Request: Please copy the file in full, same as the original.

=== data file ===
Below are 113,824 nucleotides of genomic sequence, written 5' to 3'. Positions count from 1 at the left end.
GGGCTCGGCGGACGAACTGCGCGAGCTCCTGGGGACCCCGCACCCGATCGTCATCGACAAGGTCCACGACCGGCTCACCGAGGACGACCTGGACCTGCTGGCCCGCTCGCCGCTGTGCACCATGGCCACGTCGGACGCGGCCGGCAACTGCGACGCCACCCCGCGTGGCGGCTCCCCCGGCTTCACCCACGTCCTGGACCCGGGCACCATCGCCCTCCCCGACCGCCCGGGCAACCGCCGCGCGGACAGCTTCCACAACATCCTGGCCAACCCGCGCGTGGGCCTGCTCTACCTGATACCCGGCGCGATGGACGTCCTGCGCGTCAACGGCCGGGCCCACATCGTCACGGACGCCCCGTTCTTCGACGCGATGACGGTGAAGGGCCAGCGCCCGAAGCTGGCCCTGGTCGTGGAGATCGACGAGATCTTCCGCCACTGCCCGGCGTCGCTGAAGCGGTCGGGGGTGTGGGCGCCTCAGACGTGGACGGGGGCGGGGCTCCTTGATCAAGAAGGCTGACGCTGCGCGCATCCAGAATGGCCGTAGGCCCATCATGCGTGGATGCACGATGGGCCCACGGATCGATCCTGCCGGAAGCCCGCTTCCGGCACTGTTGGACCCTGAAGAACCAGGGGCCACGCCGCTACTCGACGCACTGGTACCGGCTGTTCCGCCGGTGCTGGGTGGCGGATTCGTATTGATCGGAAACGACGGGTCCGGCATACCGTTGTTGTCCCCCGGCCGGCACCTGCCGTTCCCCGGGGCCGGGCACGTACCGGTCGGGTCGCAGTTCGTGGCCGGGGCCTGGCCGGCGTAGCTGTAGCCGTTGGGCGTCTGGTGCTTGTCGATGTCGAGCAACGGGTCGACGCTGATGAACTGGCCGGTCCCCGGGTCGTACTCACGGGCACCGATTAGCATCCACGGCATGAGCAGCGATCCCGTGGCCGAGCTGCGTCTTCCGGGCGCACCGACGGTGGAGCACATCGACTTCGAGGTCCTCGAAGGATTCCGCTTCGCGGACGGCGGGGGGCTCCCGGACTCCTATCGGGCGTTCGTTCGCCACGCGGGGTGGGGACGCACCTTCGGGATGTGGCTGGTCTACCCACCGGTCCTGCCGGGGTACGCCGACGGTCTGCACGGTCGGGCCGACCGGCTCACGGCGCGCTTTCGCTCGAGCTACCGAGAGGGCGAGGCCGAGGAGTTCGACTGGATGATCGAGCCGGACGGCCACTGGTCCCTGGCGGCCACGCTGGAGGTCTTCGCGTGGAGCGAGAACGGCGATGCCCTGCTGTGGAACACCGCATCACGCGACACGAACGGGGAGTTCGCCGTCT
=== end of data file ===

Below are 113,824 nucleotides of genomic sequence, written 5' to 3'. Positions count from 1 at the left end.
GGGCTCGGCGGACGAACTGCGCGAGCTCCTGGGGACCCCGCACCCGATCGTCATCGACAAGGTCCACGACCGGCTCACCGAGGACGACCTGGACCTGCTGGCCCGCTCGCCGCTGTGCACCATGGCCACGTCGGACGCGGCCGGCAACTGCGACGCCACCCCGCGTGGCGGCTCCCCCGGCTTCACCCACGTCCTGGACCCGGGCACCATCGCCCTCCCCGACCGCCCGGGCAACCGCCGCGCGGACAGCTTCCACAACATCCTGGCCAACCCGCGCGTGGGCCTGCTCTACCTGATACCCGGCGCGATGGACGTCCTGCGCGTCAACGGCCGGGCCCACATCGTCACGGACGCCCCGTTCTTCGACGCGATGACGGTGAAGGGCCAGCGCCCGAAGCTGGCCCTGGTCGTGGAGATCGACGAGATCTTCCGCCACTGCCCGGCGTCGCTGAAGCGGTCGGGGGTGTGGGCGCCTCAGACGTGGACGGGGGCGGGGCTCCTTGATCAAGAAGGCTGACGCTGCGCGCATCCAGAATGGCCGTAGGCCCATCATGCGTGGATGCACGATGGGCCCACGGATCGATCCTGCCGGAAGCCCGCTTCCGGCACTGTTGGACCCTGAAGAACCAGGGGCCACGCCGCTACTCGACGCACTGGTACCGGCTGTTCCGCCGGTGCTGGGTGGCGGATTCGTATTGATCGGAAACGACGGGTCCGGCATACCGTTGTTGTCCCCCGGCCGGCACCTGCCGTTCCCCGGGGCCGGGCACGTACCGGTCGGGTCGCAGTTCGTGGCCGGGGCCTGGCCGGCGTAGCTGTAGCCGTTGGGCGTCTGGTGCTTGTCGATGTCGAGCAACGGGTCGACGCTGATGAACTGGCCGGTCCCCGGGTCGTACTCACGGGCACCGATTAGCATCCACGGCATGAGCAGCGATCCCGTGGCCGAGCTGCGTCTTCCGGGCGCACCGACGGTGGAGCACATCGACTTCGAGGTCCTCGAAGGATTCCGCTTCGCGGACGGCGGGGGGCTCCCGGACTCCTATCGGGCGTTCGTTCGCCACGCGGGGTGGGGACGCACCTTCGGGATGTGGCTGGTCTACCCACCGGTCCTGCCGGGGTACGCCGACGGTCTGCACGGTCGGGCCGACCGGCTCACGGCGCGCTTTCGCTCGAGCTACCGAGAGGGCGAGGCCGAGGAGTTCGACTGGATGATCGAGCCGGACGGCCACTGGTCCCTGGCGGCCACGCTGGAGGTCTTCGCGTGGAGCGAGAACGGCGATGCCCTGCTGTGGAACACCGCATCACGCGACACGAACGGGGAGTTCGCCGTCT